NFS 143 Nutrition in the Lifecycle - Pre-pregnancy
NFS 143 Nutrition in the Lifecycle - Pre-pregnancy NFS 143
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This 2 page Class Notes was uploaded by Grace Cotrupi on Tuesday September 20, 2016. The Class Notes belongs to NFS 143 at University of Vermont taught by Farryl Bertmann in Fall 2016. Since its upload, it has received 5 views. For similar materials see Nutrition in the life cycle in Nutrition and Food Sciences at University of Vermont.
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Date Created: 09/20/16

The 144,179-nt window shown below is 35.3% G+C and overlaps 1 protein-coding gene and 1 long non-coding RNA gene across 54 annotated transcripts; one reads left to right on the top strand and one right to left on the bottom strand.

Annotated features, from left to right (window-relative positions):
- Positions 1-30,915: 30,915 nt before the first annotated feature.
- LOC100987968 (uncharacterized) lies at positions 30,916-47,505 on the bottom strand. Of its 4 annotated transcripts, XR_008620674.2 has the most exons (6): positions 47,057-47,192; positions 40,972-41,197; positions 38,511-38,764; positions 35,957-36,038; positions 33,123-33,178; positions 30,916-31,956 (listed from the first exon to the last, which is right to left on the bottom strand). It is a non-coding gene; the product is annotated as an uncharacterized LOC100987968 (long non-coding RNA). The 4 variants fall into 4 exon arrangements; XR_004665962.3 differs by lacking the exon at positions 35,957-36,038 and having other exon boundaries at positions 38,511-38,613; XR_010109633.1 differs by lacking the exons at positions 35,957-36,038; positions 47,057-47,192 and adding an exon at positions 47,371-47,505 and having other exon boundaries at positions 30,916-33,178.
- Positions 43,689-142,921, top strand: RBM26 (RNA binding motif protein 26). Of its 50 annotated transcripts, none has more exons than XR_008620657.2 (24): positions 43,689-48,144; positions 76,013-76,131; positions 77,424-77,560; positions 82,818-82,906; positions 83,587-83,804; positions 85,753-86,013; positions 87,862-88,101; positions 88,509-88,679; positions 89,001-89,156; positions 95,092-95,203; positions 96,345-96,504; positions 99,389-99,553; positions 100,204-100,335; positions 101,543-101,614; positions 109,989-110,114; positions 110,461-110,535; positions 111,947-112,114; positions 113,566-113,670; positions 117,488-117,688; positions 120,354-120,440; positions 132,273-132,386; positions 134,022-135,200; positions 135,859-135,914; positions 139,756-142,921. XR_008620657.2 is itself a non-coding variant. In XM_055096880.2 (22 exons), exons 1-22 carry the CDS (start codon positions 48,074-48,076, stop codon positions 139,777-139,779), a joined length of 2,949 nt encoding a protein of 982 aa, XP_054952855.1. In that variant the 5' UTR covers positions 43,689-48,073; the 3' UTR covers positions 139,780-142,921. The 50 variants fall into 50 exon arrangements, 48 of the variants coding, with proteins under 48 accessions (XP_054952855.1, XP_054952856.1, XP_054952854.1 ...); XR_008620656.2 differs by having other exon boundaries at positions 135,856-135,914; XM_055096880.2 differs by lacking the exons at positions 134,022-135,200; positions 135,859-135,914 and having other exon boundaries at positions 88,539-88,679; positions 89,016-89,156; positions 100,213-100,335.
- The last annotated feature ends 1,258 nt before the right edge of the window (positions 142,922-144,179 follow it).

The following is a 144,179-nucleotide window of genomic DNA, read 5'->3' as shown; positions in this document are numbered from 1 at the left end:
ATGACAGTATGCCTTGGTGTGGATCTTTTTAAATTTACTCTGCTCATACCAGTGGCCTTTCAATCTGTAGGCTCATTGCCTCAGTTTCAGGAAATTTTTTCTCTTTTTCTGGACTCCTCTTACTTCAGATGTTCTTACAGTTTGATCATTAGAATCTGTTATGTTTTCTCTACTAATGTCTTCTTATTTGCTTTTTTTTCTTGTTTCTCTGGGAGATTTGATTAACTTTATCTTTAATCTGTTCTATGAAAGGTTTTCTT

Nutritional Status Prior to Pregnancy Thursday, September 1, 2016 10:07 AM Nutritional needs during pregnancy Energy intake must increase during pregnancy/lactation. There is an increased metabolic rate (+15%). Increased need for carbs, fetuses need glucose (45-65% of food should be carb based). Pregnant and lactating women require an additional 25 g of protein. Having foods that have both carbs and proteins prevents a shock to the system. Weight gain during pregnancy depends on pre pregnancy weight Underweight BMI - 24-40 lbs gain Normal weight - 25-35 lbs Overweight - 15-25 lbs Obese - 11-20 More weight gain for twins Obese women typically gain no weight, however telling them this may encourage dieting which can result in nutrient deficiency. New guidelines allow for some weight gain. Fat No DRI for total fat. Linoleic acid (omega-6) and Linolenic acid (omega-3) contribute to brain and eye formation. Omega-6 and omega-3 use same receptors. American diet is common in omega-6, so a balance must be found with omega-3 (Chia seeds, salmon, ground flax seed, walnuts) Micronutrients Requirements for most micronutrients increase during pregnancy. Vitamin D, E, K and Calcium do not increase. DRI for iron is 27mg/day (iron is needed to for hemoglobin and form placenta) Magnesium is a cofactor in 300 enzymes. Deficiency is linked to miscarriage, fetal growth retardation, and preterm delivery. Zinc is important in first trimester, role in organ formation and possibly immune system development. Iodine supplementation is recommended for pregnant and lactating women. Prenatal vitamins are good, but general supplements can lead to overdose. WHOLE FOODS ARE ALWAYS BETTER. IT IS CUCIAL TO NOTE THAT IN THIS TIMELINE PREGNANCY BEGINS AFTER FIRST MISSED PERIOD Fetal Development A healthy pregnancy is an average of 40 weeks. There are three distinct stages o The zygote period Conception-2 weeks o The embryonic phase 8 weeks after conception embryo is approx. 1.25 inches long Complete central v=nervous system, heart beat, digestive system, fingers/toes, beginning of facial features. o The fetal phase Begins after 8th week Begins to take more human appearance. Genitals, hair, nails, vocal chords form Kidneys begin to process bodily fluids, liver beings to function Bones start to harden Final 12 weeks Rapid eye and brain development Immune system begins to mature Lungs develop Defects o Folic acid deficiency- first 4 weeks when nervous system is developing can cause neural tube defects o Iodine deficiency- mental retardation. Common Problems in Pregnancy Reflux (heartburn) Pica (craving nonfood items like paint chips, ice, dirt) Preeclampsia (dangerously high blood pressure and protein in the urine) o Sudden edema, weight gain, headaches, vision change o Occurs during pregnancy and up to 6 weeks post partum. Appears late second or third trimester.